This is Example 2.13 (b) from Lee's Introduction to Smooth Manifolds.

If the circle $\mathbb{S}^1$ is given its standard smooth structure, the map $\epsilon: \mathbb{R} \to \mathbb{S}^1$ defined by $\epsilon(t)=e^{2\pi it}$ is s mooth, because with respect to any angle coordinate $\theta$ for $\mathbb{S}^1$ it has a coordinate representation of the form $\hat{\epsilon}(t)=2\pi t+c$ for some constant $c$, as you can check.

Here $\theta$ is a function from some open subset $U \subset \mathbb{S}^1$ to $\mathbb{R}$ such that $e^{i\theta (z)}=z$ for all $z \in U$. So we have $\hat{\epsilon} = \theta \circ \epsilon$. I can't see why we have $\hat{\epsilon}(t)=2\pi t+c$ for some constant $c$ here. I would appreciate any help.


Well, $e^{i\theta (z)}=z\implies \theta(z)=\ln z/i$.

Note, your $S^1$ sits in $\Bbb C$.

Now, we need a branch of log, because the complex logarithm is not a single valued function. The principal branch can be assumed, for instance, in which case, we have $\ln z=\ln r +i\theta$, where $z=re^{i\theta}$.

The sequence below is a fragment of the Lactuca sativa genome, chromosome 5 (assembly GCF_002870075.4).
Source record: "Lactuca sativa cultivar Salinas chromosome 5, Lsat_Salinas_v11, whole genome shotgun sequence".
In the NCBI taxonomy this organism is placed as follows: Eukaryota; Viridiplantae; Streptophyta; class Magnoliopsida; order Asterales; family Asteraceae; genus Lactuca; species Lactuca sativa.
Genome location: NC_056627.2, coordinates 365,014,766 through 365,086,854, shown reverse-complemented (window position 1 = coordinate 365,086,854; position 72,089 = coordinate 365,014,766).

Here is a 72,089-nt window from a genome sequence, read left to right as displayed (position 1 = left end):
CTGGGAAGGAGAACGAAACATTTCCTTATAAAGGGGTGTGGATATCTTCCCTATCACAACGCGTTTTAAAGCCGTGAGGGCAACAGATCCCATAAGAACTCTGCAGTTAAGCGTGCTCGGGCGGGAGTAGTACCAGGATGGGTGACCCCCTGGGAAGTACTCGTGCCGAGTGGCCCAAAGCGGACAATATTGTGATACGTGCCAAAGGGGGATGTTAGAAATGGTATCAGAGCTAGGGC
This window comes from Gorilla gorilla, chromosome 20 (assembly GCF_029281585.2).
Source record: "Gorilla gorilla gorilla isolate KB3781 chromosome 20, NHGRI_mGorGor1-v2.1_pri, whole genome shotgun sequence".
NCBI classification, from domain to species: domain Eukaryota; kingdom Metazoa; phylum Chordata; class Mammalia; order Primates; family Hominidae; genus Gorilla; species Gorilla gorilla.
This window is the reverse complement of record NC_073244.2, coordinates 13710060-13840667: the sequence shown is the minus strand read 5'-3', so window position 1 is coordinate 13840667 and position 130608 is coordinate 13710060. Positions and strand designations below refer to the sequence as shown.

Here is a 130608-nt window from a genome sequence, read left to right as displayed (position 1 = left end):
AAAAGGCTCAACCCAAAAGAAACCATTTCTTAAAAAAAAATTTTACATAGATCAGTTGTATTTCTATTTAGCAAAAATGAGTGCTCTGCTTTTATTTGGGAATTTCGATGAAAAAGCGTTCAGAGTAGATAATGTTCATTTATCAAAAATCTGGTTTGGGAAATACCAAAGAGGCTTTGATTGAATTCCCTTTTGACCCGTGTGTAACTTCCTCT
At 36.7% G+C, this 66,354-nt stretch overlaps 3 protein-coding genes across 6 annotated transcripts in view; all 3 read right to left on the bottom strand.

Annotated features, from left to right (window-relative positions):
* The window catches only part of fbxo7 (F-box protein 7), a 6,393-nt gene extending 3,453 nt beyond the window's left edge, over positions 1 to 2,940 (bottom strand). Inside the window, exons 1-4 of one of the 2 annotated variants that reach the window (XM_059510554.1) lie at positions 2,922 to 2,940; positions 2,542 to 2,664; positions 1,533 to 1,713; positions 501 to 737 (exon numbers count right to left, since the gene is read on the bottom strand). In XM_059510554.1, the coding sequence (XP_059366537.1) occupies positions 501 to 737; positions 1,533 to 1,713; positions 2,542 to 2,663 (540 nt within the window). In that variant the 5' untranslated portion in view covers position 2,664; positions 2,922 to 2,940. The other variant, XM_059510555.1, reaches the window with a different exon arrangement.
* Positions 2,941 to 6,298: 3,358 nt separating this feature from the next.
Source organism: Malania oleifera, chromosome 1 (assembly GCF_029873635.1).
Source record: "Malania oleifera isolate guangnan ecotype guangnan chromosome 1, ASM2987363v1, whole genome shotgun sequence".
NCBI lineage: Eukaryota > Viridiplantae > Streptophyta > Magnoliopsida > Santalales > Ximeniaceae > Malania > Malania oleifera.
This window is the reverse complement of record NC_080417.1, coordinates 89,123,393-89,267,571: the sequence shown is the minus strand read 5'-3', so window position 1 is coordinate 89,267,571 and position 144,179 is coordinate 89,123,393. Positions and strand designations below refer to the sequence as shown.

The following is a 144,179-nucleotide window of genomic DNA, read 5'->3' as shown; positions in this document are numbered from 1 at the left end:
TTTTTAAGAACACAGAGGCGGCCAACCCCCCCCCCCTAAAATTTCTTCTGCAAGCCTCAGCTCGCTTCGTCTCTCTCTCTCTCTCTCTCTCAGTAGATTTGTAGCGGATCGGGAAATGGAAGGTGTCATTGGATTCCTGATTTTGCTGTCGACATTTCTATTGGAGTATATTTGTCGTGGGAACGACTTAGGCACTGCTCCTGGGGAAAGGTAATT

In this case your $c$ will be $0$. For a different branch of log, it will be $\ln z=\ln r+i\theta+2\pi ki$. See https://math.stackexchange.com/a/1475592/403337.

So let's compose and see what we get: $\hat\epsilon(t)=\theta\circ\epsilon(t)=\theta(e^{2\pi i t})=\ln(e^{2\pi i t})/i=2\pi t+2\pi k =2\pi t+ c$, where $c=2\pi k $.


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